Markets got a short burst of support this week when analysts said the European Central Bank (ECB) may restart a bond-buying exercise known as the Securities Markets Programme (SMP) after a 20-week hiatus. Unfortunately, SMP alone isn’t likely to be enough to assuage concerns about the euro zone and its weaker members.
What more is needed? There’s a plan afoot to have the ECB act as a bond buying agent for the European Union’s temporary bailout fund, known as the European Financial Stability Facility (EFSF), and its planned permanent successor, the European Stability Mechanism (ESM).
Jean-Claude Juncker, head of the Eurogroup organization of euro-area finance ministers, hinted at the plan when he told Süddeutsche Zeitung last weekend that the EFSF and ECB are working together to reduce borrowing costs. Meanwhile, ECB president Mario Dragi has been holding meetings across Europe to discuss the idea. During a landmark speech in London on July 26 he said the ECB was “ready to do whatever it takes to preserve the euro.”
How would it work? Per the EU summit statement, the ECB would act as an “agent” for the rescue funds, buying bonds on their behalf on the primary market. The primary market is where the borrowing costs of governments are determined–and the ECB isn’t allowed to intervene there. But the EFSF or ESM (once it’s operational) could buy government bonds on the primary market though the ECB. The only limit would be the size of the two rescue funds, which now have a combined firepower of over half a trillion euros, even after committed rescues, but which could be larger if they were leveraged.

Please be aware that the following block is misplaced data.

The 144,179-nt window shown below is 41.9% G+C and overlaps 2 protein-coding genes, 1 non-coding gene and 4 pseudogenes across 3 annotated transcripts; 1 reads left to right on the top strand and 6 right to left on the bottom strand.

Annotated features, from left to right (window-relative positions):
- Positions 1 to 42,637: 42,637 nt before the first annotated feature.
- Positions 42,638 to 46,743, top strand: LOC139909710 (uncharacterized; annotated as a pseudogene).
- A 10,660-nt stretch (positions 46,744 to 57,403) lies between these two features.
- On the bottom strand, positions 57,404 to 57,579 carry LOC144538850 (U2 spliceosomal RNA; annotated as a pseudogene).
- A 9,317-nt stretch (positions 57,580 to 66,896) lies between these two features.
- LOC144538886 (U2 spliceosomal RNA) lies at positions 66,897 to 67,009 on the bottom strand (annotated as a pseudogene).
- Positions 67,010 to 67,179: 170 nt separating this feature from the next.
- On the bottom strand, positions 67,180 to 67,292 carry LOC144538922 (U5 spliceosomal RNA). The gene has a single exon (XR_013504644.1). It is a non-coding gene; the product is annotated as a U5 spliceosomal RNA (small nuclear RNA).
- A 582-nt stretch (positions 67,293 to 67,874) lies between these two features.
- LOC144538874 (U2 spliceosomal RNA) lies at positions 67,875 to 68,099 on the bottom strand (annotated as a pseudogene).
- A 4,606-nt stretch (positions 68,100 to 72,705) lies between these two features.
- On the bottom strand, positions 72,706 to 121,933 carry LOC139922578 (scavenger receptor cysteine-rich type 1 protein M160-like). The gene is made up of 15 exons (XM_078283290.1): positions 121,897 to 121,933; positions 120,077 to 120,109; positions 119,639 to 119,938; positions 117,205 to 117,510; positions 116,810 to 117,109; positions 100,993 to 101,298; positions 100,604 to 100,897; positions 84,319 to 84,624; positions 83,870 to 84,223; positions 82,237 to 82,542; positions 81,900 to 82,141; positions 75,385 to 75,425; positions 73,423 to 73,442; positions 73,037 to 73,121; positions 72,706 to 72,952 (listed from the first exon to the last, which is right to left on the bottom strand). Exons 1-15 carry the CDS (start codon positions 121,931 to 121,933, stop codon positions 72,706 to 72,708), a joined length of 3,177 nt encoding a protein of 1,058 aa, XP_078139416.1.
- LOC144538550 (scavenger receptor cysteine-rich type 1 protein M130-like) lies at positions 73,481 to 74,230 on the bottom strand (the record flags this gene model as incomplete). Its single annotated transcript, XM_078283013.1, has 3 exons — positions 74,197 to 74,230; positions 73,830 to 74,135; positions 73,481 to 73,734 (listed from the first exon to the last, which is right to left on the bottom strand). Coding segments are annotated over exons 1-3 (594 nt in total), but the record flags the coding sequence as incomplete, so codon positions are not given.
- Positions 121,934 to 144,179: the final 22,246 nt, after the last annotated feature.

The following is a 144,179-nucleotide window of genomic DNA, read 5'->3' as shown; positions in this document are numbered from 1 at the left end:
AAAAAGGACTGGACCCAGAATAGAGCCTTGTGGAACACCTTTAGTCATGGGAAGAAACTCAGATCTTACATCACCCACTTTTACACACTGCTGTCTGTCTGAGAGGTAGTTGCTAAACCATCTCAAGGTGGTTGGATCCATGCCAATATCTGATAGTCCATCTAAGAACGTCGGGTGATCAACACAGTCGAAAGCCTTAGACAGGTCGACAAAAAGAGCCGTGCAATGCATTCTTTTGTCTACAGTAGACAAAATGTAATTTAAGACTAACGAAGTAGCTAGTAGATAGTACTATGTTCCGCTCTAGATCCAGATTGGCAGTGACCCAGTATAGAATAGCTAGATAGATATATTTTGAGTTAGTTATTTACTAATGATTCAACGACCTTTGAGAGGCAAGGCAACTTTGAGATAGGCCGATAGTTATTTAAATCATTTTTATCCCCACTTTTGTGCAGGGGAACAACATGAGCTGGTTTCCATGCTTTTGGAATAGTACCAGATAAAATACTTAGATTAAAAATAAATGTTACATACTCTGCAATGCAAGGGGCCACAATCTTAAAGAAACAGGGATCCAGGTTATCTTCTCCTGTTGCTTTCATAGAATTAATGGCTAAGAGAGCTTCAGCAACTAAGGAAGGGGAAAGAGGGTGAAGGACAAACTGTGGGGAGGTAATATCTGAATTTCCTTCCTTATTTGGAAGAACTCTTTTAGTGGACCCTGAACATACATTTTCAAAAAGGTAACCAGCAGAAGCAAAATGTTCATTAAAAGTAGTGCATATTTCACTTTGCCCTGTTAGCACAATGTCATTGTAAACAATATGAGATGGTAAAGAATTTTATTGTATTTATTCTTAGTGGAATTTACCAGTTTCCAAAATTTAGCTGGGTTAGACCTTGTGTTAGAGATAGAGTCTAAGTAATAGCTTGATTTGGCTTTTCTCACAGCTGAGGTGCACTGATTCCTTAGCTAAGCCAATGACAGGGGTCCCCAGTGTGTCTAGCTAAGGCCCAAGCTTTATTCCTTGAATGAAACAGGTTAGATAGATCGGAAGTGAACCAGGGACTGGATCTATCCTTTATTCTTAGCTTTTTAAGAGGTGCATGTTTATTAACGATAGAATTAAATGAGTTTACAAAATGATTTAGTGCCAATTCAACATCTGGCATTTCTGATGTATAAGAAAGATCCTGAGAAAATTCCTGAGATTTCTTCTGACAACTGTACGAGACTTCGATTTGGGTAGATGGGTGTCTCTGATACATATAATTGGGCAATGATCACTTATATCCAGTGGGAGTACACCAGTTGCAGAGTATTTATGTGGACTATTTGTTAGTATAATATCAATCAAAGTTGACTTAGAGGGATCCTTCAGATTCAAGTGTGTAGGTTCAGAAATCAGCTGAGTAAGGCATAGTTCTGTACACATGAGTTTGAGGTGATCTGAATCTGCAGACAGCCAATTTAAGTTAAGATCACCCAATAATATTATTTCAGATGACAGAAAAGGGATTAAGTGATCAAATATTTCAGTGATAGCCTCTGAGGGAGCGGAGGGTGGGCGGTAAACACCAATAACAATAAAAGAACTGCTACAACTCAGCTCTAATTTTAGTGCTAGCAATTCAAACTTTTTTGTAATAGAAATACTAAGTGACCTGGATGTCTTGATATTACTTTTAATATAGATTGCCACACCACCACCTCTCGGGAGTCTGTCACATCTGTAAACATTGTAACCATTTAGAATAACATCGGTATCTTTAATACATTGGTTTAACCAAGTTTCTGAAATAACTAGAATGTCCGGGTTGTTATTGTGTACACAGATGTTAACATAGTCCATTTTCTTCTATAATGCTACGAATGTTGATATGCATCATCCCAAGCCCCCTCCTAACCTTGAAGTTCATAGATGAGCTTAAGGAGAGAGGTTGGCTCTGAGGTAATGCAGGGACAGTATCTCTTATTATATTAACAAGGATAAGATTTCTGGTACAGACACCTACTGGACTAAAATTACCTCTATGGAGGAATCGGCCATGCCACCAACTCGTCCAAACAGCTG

Then, as Draghi signaled last week in London, the ECB could buy existing government debt if high yields hamper the operation of monetary policy (the justification for the SMP). Its ability to dampen bond yields would thus be magnified by buying for the EFSF and ESM in the primary market while buying on its own behalf in the secondary market.
This one-two punch would add firepower–or, at least the appearance of it–to European rescue efforts often criticized for not being big enough. Previous ECB bond purchases, now totaling about €212 billion, suffered from the fact that they had to be “sterilized”–that is, for the equivalent amount of cash to be sucked out of the money supply to prevent inflation–which somewhat limited how much the central bank could buy. By contrast, the rescue funds will be able to buy debt per their extended mandate, without restriction other than their funding capacities.
Perhaps most importantly for the Germans, any purchases by the EFSF would be subject to “conditionality,” since governments would have to request the transactions. This would ensure the continued independence of the ECB while curtailing the bad incentives and “moral hazard” that the Bundesbank fears could result from overly lenient monetary policy.
There are concerns nevertheless. Harvard’s Martin Feldstein argues it’s a mistake for the ECB to buy select government bonds, no matter how the deals are dressed up. He says it would be better for the central bank to buy a neutral basket of bonds, perhaps weighted by the capital contributions of the 17 euro zone nations.
This approach would sufficiently benefit Italy and Spain, the third and fourth largest euro economies. Unfortunately, it would have an even bigger impact on Germany, whose three-year note yields are already below zero. For this reason, some argue that if the ECB is to take this route, it might as well call its action “quantitative easing” and leave the EFSF and ESM out of the equation. But QE is politically charged and not on the cards anytime soon.
It’s safe to say that the Aug. 2 ECB meeting will be even more closely watched than usual as expectations are high for next steps. The markets are virtually counting on it.